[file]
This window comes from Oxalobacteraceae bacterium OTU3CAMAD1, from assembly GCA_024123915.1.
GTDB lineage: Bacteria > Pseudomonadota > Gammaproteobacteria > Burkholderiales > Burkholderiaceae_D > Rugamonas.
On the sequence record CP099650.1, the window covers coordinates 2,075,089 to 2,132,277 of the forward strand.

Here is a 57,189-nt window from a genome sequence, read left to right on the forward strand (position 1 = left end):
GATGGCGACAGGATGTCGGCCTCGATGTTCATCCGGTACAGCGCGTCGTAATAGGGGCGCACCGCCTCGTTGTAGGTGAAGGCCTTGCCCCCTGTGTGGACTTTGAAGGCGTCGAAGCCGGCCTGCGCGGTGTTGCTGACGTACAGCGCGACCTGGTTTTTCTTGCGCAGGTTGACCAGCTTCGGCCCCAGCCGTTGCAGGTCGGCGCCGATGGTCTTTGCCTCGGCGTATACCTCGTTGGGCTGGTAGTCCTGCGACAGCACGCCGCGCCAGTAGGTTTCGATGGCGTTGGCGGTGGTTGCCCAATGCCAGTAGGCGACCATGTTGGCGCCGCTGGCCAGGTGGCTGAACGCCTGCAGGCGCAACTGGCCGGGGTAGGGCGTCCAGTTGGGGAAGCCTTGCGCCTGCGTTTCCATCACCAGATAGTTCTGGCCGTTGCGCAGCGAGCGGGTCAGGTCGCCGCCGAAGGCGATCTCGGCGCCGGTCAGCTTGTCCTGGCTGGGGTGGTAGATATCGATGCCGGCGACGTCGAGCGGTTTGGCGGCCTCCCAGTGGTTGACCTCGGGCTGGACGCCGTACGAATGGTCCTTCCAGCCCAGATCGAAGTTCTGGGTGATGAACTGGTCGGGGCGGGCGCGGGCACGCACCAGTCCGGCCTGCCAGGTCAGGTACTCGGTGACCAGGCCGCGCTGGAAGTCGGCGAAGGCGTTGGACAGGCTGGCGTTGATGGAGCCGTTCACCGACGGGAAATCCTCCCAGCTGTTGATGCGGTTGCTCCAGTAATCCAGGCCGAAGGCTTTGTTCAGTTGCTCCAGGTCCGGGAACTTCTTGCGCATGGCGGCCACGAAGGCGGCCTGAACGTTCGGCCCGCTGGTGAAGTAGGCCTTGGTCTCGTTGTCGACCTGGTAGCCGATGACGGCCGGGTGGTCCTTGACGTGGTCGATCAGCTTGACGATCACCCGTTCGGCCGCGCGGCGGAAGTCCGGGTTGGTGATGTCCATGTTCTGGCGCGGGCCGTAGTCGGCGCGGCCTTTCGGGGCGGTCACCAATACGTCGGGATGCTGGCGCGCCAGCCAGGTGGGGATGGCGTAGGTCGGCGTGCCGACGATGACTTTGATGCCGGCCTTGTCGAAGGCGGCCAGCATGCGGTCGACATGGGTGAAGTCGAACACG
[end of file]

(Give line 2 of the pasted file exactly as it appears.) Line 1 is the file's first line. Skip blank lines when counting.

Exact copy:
GTDB lineage: Bacteria > Pseudomonadota > Gammaproteobacteria > Burkholderiales > Burkholderiaceae_D > Rugamonas.